“My thanks go to the member of the public who reported their concern to us as they have been instrumental in saving the life of Mr Mulholland and arguably anyone below him at that time.”

It is not always employers who expose their workers to significant risks whilst at work, sometimes employees clearly do not require any help from their employers at all to expose themselves and others to a serious risk of harm.

Our After the Event Insurance can be used for Accidents at Work, Slips & Trips and Occupiers Liability Claims.

Our ATE Insurance is designed to be flexible, competitively priced yet comprehensive so as to deal with a wide range of accident circumstances.

Our legal team have many years of claims handling experience between them. In former lives, they were in private practice so, if you call up and want to talk about ATE Insurance or about a case, they will be able to speak your language, which helps don’t you think?

But why not take a look and find out more here; http://www.boxlegal.co.uk/ate-insurance-for-non-motor-claims/

Posted in Personal Injury Claims & ATE Insurance

Housing Association’s safety failings

Robin Selley

There are, sadly, regular news stories of people being affected by carbon monoxide poisoning in the UK, frequently caused by faulty works or appliances. The stark reality is that exposure to carbon monoxide can be extremely serious. There are approximately 400 admissions to hospital with Carbon Monoxide (CO) poisoning in England each year and a number of deaths.

Often such exposure comes following faulty works to appliances at home or in the workplace. But towards the end of 2016 it was reported by the HSE that a Housing Association had been prosecuted after allowing renovations to take place to properties that put residents at risk of Carbon Monoxide (CO) poisoning, after chimneys had been removed from properties on two separate occasions.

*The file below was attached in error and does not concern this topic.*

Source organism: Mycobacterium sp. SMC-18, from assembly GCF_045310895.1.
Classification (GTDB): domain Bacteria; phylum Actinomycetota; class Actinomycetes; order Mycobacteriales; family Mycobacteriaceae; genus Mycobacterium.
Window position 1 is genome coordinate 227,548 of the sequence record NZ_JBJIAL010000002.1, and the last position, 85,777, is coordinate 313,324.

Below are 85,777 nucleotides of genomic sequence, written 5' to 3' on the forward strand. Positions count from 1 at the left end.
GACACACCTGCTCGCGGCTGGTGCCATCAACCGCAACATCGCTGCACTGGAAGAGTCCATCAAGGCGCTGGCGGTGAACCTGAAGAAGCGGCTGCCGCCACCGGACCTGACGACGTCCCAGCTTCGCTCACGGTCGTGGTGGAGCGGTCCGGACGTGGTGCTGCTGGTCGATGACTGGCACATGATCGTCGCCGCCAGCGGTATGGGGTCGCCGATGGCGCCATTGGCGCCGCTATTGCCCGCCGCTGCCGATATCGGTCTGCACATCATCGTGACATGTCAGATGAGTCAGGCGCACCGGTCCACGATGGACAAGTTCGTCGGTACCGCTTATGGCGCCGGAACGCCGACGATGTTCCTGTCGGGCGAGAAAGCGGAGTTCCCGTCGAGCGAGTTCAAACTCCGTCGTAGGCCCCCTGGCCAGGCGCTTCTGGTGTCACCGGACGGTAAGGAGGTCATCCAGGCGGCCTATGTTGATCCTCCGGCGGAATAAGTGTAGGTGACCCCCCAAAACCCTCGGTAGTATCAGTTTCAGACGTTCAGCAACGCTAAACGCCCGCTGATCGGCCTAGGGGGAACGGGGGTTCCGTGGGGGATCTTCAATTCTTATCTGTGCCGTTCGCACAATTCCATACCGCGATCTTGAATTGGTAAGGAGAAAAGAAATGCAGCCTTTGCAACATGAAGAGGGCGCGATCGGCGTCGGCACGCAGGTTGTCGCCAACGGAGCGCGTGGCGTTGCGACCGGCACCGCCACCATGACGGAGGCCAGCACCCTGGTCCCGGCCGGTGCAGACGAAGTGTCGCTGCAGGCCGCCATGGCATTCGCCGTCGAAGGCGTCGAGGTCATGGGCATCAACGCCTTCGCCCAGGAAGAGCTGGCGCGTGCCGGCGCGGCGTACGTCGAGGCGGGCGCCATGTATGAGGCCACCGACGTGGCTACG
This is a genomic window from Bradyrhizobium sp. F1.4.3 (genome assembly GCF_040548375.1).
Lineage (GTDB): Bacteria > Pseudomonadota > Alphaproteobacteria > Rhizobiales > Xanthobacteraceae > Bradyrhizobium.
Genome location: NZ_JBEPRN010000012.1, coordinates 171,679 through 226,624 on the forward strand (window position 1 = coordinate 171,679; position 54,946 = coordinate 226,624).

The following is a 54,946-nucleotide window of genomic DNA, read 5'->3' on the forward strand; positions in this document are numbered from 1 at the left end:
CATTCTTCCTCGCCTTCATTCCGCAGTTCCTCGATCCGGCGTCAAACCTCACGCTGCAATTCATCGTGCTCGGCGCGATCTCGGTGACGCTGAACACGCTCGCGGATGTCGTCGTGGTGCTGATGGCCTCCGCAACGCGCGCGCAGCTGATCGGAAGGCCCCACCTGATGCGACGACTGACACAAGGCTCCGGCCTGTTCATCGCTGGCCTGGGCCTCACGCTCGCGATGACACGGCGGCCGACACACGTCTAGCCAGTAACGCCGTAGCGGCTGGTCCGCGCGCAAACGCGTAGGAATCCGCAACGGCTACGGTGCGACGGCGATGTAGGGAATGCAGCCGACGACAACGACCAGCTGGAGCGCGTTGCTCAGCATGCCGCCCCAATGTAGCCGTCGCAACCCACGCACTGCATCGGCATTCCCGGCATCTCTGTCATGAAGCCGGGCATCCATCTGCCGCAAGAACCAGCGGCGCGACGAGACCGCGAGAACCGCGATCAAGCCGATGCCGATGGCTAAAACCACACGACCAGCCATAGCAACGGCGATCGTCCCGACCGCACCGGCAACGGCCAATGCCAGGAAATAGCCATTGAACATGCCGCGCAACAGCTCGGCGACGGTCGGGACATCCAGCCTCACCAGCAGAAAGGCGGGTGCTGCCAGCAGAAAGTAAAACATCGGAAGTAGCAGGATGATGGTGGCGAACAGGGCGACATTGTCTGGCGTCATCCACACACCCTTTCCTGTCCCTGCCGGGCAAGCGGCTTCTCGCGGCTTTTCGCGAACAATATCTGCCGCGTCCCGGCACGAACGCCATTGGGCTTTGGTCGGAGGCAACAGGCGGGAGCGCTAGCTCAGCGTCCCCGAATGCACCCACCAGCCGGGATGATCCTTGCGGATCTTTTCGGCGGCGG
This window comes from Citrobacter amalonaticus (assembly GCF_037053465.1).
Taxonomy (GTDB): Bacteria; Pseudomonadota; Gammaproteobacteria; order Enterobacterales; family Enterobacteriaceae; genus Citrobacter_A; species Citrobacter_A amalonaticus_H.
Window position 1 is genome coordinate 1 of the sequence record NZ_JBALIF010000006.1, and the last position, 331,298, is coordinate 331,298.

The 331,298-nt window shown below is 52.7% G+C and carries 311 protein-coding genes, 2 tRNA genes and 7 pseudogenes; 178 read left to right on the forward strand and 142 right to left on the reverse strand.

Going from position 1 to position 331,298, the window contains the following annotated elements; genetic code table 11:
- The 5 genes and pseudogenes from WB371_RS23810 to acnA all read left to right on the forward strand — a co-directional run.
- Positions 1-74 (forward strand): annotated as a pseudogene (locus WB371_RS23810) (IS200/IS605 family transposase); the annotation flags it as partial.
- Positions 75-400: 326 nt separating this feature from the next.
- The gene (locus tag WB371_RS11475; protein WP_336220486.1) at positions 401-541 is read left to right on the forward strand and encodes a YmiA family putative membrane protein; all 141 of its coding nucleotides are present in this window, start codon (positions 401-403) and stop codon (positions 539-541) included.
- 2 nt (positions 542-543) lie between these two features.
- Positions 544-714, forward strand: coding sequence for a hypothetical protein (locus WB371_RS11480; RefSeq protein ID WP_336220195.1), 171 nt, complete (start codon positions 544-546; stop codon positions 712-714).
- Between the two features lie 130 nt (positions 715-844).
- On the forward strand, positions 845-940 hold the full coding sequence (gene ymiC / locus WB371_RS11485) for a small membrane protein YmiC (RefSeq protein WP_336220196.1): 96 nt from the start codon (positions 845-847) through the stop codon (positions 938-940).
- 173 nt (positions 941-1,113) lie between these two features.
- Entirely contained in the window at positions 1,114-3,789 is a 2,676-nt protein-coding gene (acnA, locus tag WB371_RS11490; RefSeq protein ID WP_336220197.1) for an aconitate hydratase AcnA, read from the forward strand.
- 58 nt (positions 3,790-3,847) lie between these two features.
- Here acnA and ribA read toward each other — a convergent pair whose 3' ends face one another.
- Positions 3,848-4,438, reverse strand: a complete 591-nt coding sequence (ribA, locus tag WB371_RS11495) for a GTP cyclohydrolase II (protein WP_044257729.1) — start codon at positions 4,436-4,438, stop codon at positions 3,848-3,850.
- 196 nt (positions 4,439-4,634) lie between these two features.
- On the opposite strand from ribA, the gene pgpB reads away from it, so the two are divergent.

The chimneys acted as the necessary gas flue for adjacent properties but this was only discovered during annual gas checks. No risk assessments had been carried out prior to this work being commenced and there was no procedure in place for this type of work for workers to follow.

Having pleaded guilty to breaching Section 3(1) of the Health and Safety at Work etc Act (1974) the Housing Association were fined £8,000.00.

Around seven people die each year from carbon monoxide poisoning caused by gas appliances and flues that have not been properly installed, maintained or that are poorly ventilated.

Not all claims for Housing Disrepair would include an element for personal injury but this type of exposure would undoubtedly present a potential claim for damages for any injury and loss suffered.

We now provide an After the Event Insurance Policy for Housing Disrepair claims, which can be used for small, fast or multi-track claims. Our policy covers claims for disrepair, dilapidation or neglect of any residential dwelling in addition to any related claim for personal injury.

We offer a fixed premium for Housing Disrepair claims, which remains unchanged throughout the life of the claim.

There are many benefits to our Housing Disrepair policies which you can find here.

 

Posted in Personal Injury Claims & ATE Insurance

Who Needs Failed Conveyancing Insurance?

Robin Selley

MoveSafe Abortive Insurance

Most conveyancing transactions will go ahead without any problems with some straightforward completions taking place within a matter of weeks often being achieved. There are weekly news stories of difficulties in the housing market, for first time buyers struggling to get on the housing ladder, to those being priced out of London. It can be a bit of a minefield when trying to buy or sell a home.

But what happens if you do have conveyancing problems and what can you do to protect yourself?

Delays with conveyancing can be extremely frustrating for all parties but that frustration can be intensely annoying and, not to forget expensive if those problems cause a conveyancing transaction to fall through.

It may be more likely that problems will occur where there is a long chain and sometime you will have no control over any obstacles which are elsewhere in the chain. It follows that you have much more control over conveyancing problems with your own sale/purchase.

Some failures on transactions may well turn out to be a breach of contract between you and the Solicitor acting for you. An innocent party may be entitled to damages for loss as per Special Condition 7.2 of the Standard Conditions of Sale (5th Edition).